I understand all human beings possess a kind of dignity because we all bear God’s image (tarnished as it is). But this post-Fall dignity is nothing compared to that which God intended for us. He created us in His likeness—to resemble Him. The heavens may declare the glory of God, but you and I were made to resemble the God of glory. Our wildest imaginations cannot begin to scratch the surface of what we would have been if not for sin. 

But we do feel how far we’ve fallen. We feel our our dirtiness and nakedness. And we spend our whole lives attempting to scrub ourselves clean and clothe ourselves with success, power, the praise of man, our good deeds, and a million other things. We try our darnedest to re-create the righteousness we’ve lost. But all our striving is fruitless, not to mention idolatrous. We’re never successful enough. Never powerful enough. Never praised enough. Never perfect enough. 

If left to ourselves, we’re hopeless. We’ll spend our whole life chasing something we can never achieve, die a painful death, and then suffer the eternal penalty for our sin and idolatry. But the good news is that God has not left us to ourselves! Though we’ve despised him and deserve to be crushed by his wrath, he has instead moved toward us in love in the person of his Son. Jesus descended into the world we wrecked so that he could do for us what we could never do for ourselves—make us perfect (Hebrews 10:14).

“For by a single offering he has perfected for all time those who are being sanctified” (Hebrews 10:14; emphasis mine).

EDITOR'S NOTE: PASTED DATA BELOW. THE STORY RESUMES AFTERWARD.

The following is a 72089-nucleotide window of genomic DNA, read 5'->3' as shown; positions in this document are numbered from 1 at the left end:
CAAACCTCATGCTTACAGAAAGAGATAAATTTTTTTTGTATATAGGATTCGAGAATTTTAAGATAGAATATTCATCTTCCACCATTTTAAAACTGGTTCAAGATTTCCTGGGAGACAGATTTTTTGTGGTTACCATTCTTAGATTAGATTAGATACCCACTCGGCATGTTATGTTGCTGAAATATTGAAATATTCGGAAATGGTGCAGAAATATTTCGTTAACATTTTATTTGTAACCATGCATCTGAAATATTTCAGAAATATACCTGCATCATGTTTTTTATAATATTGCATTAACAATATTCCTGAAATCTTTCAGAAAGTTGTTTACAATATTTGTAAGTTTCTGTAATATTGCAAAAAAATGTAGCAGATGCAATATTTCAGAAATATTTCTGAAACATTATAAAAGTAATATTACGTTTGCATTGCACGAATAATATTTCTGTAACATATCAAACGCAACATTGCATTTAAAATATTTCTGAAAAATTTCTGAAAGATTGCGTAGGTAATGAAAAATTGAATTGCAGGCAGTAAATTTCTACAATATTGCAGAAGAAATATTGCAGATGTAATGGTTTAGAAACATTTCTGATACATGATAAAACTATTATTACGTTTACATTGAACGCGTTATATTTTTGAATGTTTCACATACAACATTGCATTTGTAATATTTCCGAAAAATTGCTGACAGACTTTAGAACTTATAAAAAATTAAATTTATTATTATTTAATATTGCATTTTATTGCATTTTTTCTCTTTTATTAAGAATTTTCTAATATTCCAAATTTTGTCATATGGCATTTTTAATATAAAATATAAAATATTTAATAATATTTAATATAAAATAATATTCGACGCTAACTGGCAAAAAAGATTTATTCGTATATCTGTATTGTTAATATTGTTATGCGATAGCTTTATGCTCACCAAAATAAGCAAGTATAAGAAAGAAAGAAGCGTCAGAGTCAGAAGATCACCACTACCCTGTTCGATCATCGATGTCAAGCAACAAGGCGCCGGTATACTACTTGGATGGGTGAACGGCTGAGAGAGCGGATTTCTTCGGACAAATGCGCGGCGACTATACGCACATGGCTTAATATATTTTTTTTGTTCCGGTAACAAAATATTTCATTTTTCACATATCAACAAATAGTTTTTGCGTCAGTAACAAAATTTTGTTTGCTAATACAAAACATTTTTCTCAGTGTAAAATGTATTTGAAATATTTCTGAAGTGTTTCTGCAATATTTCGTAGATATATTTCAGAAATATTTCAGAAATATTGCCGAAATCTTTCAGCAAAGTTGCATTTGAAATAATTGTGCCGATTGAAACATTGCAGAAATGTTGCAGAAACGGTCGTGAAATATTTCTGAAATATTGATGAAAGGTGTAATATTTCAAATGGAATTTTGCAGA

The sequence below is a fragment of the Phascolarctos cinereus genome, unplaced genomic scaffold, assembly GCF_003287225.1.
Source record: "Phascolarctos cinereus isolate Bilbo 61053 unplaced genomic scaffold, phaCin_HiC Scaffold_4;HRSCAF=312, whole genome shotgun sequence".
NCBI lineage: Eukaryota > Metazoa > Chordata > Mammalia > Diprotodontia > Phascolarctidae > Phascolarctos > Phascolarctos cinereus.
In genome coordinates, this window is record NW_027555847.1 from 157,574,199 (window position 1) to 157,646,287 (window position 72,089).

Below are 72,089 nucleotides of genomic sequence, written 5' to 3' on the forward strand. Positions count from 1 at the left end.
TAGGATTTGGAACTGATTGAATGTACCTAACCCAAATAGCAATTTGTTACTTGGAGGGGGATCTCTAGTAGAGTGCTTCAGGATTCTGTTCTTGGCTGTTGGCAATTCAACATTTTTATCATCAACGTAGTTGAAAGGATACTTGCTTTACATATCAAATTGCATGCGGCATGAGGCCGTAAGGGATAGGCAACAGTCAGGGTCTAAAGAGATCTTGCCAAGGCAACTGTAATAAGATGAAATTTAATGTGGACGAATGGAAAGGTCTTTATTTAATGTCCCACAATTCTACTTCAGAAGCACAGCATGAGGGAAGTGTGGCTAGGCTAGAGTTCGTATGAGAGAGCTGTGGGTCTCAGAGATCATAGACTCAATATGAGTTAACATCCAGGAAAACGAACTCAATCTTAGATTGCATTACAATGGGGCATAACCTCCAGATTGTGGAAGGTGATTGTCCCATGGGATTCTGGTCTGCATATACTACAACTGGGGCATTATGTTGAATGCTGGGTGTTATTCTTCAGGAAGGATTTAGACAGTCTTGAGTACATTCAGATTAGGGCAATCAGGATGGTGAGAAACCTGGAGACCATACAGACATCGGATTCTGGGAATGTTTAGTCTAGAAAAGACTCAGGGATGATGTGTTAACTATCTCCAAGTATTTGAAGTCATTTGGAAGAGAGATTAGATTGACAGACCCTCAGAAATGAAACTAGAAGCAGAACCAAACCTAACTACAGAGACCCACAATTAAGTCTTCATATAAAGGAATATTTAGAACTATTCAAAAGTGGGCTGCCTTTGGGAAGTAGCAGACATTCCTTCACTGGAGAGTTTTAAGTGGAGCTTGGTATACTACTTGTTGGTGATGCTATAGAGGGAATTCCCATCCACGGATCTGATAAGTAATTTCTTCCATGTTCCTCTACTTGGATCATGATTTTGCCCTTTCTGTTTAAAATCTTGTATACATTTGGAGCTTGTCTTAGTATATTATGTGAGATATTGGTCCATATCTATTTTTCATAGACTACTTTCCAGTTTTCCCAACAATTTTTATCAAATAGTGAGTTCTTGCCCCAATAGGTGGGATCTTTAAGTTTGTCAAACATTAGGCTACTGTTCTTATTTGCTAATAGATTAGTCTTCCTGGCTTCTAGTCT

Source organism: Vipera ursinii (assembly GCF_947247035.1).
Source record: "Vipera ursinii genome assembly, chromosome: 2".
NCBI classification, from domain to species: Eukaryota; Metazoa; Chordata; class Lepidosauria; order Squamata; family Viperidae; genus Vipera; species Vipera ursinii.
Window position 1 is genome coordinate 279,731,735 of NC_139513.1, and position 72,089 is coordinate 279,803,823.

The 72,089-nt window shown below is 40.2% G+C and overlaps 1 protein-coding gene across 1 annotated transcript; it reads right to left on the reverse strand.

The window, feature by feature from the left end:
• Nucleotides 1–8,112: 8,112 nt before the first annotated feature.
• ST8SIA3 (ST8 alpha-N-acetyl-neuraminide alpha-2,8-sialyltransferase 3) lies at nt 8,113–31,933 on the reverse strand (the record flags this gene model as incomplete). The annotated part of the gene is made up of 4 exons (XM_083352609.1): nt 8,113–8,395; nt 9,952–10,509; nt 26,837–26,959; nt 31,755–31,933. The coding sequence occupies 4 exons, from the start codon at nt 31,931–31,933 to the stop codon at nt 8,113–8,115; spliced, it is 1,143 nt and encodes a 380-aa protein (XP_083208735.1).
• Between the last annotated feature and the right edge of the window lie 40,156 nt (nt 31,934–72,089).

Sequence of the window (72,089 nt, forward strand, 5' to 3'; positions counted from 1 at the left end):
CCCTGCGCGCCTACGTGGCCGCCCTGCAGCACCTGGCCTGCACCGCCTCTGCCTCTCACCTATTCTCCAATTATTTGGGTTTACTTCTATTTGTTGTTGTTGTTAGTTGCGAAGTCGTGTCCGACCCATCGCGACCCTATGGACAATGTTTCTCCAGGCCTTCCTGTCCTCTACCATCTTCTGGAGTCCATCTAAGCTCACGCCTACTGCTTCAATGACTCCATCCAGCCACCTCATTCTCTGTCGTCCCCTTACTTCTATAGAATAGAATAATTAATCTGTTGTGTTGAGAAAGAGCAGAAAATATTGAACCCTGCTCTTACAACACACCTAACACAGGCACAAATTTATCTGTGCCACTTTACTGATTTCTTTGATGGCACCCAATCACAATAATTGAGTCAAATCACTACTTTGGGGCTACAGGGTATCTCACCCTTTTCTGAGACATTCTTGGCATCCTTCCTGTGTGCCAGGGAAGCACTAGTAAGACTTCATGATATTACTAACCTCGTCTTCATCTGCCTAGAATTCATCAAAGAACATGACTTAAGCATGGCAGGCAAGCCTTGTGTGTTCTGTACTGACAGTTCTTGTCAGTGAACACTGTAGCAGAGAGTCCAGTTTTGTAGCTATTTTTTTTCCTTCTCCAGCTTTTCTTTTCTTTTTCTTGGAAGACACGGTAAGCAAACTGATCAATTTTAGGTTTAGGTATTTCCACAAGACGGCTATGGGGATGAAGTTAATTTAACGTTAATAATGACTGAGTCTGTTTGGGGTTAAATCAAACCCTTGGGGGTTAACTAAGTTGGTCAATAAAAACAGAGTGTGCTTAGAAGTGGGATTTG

Are you looking to escape the tyranny of perfectionism? Then look to Jesus your Great Substitute! He has already borne the burden you and I are trying so hard (and in vain!) to carry. He blotted out our sins with his blood. We are clean. He accounted to us a righteousness not our own. We are clothed. And as if that weren’t enough, he also secured for us a future inheritance, which includes a glorified mind and body. No more sin! No more weakness! No more imperfection! God will glorify us not so we can feel great about how great we are, but so we can fully enjoy His greatness as he lavishes us forever with His kindness and grace (Eph. 2:7)! When that day comes and we are able at last to love God with all our heart, mind, soul, and strength, we will become in reality what the Father has already declared us to be in Christ Jesus:

Beautiful. Dignified. Glorious. Perfect. 

Should we strive to do well in all that we do? Of course. Should we pursue holiness? Without a doubt. The gospel doesn’t excuse us from living righteously and responsibly; it enables us to live righteously and responsibly! However, we live so as children responding to the Father’s love—not as slaves attempting to earn it.

I’ve got news, ya’ll: we have zero control over where God chooses to direct His love. We don’t “do good” to get it flowing in our direction and “do bad” to lose it. He chose us in Christ before the foundation of the world (Eph. 1:4). He has always loved and treasured us, and He will always love and treasure us. We might as well go ahead and get used to it.

2 Comment on “From One Perfectionist to Another

  1. Pingback: From One Perfectionist to Another — Matt Moore | My Discovery Stories